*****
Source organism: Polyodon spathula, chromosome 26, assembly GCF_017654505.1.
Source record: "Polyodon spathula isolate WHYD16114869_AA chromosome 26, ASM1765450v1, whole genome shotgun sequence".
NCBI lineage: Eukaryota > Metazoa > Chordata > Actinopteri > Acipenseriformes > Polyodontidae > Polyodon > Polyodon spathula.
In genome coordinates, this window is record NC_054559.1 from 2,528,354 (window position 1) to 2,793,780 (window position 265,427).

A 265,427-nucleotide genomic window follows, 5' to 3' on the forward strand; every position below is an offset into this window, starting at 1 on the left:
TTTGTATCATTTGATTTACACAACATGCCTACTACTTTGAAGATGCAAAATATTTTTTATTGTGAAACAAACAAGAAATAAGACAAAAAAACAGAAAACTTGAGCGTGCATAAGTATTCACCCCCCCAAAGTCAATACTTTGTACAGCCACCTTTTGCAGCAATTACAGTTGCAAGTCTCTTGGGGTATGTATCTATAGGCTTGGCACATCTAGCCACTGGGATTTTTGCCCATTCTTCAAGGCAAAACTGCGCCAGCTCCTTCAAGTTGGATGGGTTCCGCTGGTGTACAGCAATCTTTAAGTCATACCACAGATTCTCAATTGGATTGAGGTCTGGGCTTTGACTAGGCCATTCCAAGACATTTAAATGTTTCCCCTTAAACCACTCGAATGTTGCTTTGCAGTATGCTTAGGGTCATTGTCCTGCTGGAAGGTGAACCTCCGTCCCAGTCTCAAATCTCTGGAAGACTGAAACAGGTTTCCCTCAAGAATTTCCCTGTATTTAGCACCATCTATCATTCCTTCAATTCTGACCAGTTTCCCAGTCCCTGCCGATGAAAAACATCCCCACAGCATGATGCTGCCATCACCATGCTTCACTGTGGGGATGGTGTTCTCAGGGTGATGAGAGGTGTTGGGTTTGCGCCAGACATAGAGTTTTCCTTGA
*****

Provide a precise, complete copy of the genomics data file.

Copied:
Source organism: Polyodon spathula, chromosome 26, assembly GCF_017654505.1.
Source record: "Polyodon spathula isolate WHYD16114869_AA chromosome 26, ASM1765450v1, whole genome shotgun sequence".
NCBI lineage: Eukaryota > Metazoa > Chordata > Actinopteri > Acipenseriformes > Polyodontidae > Polyodon > Polyodon spathula.
In genome coordinates, this window is record NC_054559.1 from 2,528,354 (window position 1) to 2,793,780 (window position 265,427).

A 265,427-nucleotide genomic window follows, 5' to 3' on the forward strand; every position below is an offset into this window, starting at 1 on the left:
TTTGTATCATTTGATTTACACAACATGCCTACTACTTTGAAGATGCAAAATATTTTTTATTGTGAAACAAACAAGAAATAAGACAAAAAAACAGAAAACTTGAGCGTGCATAAGTATTCACCCCCCCAAAGTCAATACTTTGTACAGCCACCTTTTGCAGCAATTACAGTTGCAAGTCTCTTGGGGTATGTATCTATAGGCTTGGCACATCTAGCCACTGGGATTTTTGCCCATTCTTCAAGGCAAAACTGCGCCAGCTCCTTCAAGTTGGATGGGTTCCGCTGGTGTACAGCAATCTTTAAGTCATACCACAGATTCTCAATTGGATTGAGGTCTGGGCTTTGACTAGGCCATTCCAAGACATTTAAATGTTTCCCCTTAAACCACTCGAATGTTGCTTTGCAGTATGCTTAGGGTCATTGTCCTGCTGGAAGGTGAACCTCCGTCCCAGTCTCAAATCTCTGGAAGACTGAAACAGGTTTCCCTCAAGAATTTCCCTGTATTTAGCACCATCTATCATTCCTTCAATTCTGACCAGTTTCCCAGTCCCTGCCGATGAAAAACATCCCCACAGCATGATGCTGCCATCACCATGCTTCACTGTGGGGATGGTGTTCTCAGGGTGATGAGAGGTGTTGGGTTTGCGCCAGACATAGAGTTTTCCTTGA